Reopening economies and improving growth prospects encouraged dealmakers to take on deals of increasing size—according to Mergermarket data, there were more than 50 buyouts valued at more than €1 billion in Western Europe in 2021. This trend may well continue in 2022 as firms continue to make up for lost time and capitalise on new opportunities.

Buoyant buyouts boost debt markets

As PE deal activity has rebounded and managers backed more mega-deals, leveraged loan and high yield bond issuance for buyouts has also bounced back, despite the pandemic's ongoing disruption with the emergence of the Delta and Omicron variants. 

81%+

PE activity supported an 81% increase in buyout loan issuance in 2021, year-on-year

As PE deal activity has rebounded and managers backed more mega-deals, leveraged loan and high yield bond issuance for buyouts has also bounced back

Leveraged loan issuance for buyouts in Western and Southern Europe climbed 81% year-on-year, from €36.8 billion in 2020 to €66.7 billion in 2021.

High yield bond issuance for buyouts has been even more robust, doubling its 2020 tally to reach €15.4 billion in 2021. Both leveraged loan and high yield issuance intended for buyouts had already cleared the full year 2020 total by the end of Q3 2021, according to Debtwire Par.

The higher volume of €1 billion-plus deals in 2021, including jumbo transactions such as the €12 billion take-private of UK supermarket retailer WM Morrison by Clayton, Dubilier & Rice (CD&R), has proven especially beneficial for European leveraged finance activity levels. 

With average EBITDA multiples for median buyouts across all sectors rising from 12.3x in 2020 to 12.8x in 2021, according to Mergermarket, large deals like the CD&R/Morrisons tie-up will see a series of multibillion-euro debt packages come to market for financing.

This combination of higher valuation multiples and a rising number of jumbo deals in Europe is significant for lenders. Even though total leverage ratios in European debt structures have held steady in the 5.1x to 5.7x EBITDA range going back to 2017, the absolute amount of debt that PE dealmakers require to fund their structures increased in line with higher entry valuations and bigger deal sizes.

Buyout issuance in Western and Southern Europe also accelerated through the year, as refinancing activity cooled following a frenetic first half of 2021. European refinancing loan issuance, for example, climbed more than four-fold between Q4 2020 and Q1 2021, as a cluster of borrowers saw the strong lender appetite in the market and moved quickly to refinance existing debt packages at lower rates.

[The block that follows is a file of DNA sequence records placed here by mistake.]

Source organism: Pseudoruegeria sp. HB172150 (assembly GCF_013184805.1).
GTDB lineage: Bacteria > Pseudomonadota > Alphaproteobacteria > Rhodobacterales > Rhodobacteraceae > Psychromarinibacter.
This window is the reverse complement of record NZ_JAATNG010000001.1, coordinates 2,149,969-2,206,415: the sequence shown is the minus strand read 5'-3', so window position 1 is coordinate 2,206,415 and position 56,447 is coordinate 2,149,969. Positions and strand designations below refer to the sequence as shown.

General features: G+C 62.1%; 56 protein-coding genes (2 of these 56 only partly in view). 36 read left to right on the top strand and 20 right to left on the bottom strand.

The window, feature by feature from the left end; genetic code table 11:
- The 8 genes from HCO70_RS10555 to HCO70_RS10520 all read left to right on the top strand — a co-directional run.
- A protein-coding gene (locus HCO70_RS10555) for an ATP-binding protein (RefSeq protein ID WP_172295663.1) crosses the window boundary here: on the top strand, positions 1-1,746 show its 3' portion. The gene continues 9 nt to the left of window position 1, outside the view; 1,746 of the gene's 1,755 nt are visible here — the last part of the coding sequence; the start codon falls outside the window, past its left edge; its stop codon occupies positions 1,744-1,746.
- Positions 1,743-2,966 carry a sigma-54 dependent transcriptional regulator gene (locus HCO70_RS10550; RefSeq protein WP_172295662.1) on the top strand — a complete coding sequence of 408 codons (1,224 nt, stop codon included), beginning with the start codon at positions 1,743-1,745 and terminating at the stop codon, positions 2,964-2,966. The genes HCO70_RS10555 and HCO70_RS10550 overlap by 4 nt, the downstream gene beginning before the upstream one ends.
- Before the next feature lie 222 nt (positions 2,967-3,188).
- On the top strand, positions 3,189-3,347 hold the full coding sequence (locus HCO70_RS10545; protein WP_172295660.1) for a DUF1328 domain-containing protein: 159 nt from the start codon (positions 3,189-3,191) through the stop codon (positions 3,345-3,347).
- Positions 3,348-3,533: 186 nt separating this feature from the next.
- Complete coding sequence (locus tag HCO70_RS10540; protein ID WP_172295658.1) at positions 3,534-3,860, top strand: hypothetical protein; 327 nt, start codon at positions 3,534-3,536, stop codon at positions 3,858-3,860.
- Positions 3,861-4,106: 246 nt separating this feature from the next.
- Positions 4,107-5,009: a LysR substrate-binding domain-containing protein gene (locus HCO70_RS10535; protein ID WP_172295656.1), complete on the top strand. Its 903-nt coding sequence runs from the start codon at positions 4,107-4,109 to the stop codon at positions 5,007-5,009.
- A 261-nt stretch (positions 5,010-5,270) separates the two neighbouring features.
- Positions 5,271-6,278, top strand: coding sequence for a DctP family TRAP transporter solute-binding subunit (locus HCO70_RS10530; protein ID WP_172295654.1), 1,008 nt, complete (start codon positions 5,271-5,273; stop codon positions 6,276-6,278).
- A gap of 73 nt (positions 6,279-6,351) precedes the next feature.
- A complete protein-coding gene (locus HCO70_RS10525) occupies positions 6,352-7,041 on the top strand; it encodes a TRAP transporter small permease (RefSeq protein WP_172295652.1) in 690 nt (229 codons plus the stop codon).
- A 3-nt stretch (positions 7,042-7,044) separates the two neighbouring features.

Moving into the second half of the year, however, refinancing issuance slowed, dropping by approximately a third between Q2 and Q3 2021. A gradual rise in pricing also made refinancing less appealing through the course of the year—average margins on first-lien institutional loans in Europe climbed from 3.71% in Q1 2021 to 3.84% in Q4 2021.

Slowing refinancing levels, however, have been a boon for buyouts, as lenders and syndication desks had more bandwidth to work through the pipeline of financing opportunities. Recently closed buyout financing deals include Italian industrial waste recycling business Itelyum locking in a €450 million senior secured high yield bond package following its acquisition by PE firms Stirling Square and Deutsche Beteiligungs AG, and Swedish building maintenance company Polygon landing a €485 million institutional loan financing following its secondary buyout by AEA Investors from European buyout house Triton.

Positive pipeline

There is little sign of the market slowing down in the months ahead. Buyout financing momentum continued apace in the final quarter of 2021, with the portion of the loan market earmarked for buyout financing climbing to an all-time high by October 2021, according to Debtwire Par. And some €6.5 billion of the €8.5 billion of institutional loans in syndication in Europe at the time stemmed from LBO transactions.

With some PE deals struck in 2021 still looking for financing as well as the completion of a bundle of auction processes that will also tap debt markets, involving the likes of Serrala and CeramTec, leveraged finance investors will be kept busy for some time yet.

This publication is provided for your convenience and does not constitute legal advice. This publication is protected by copyright.
© 2022 White & Case LLP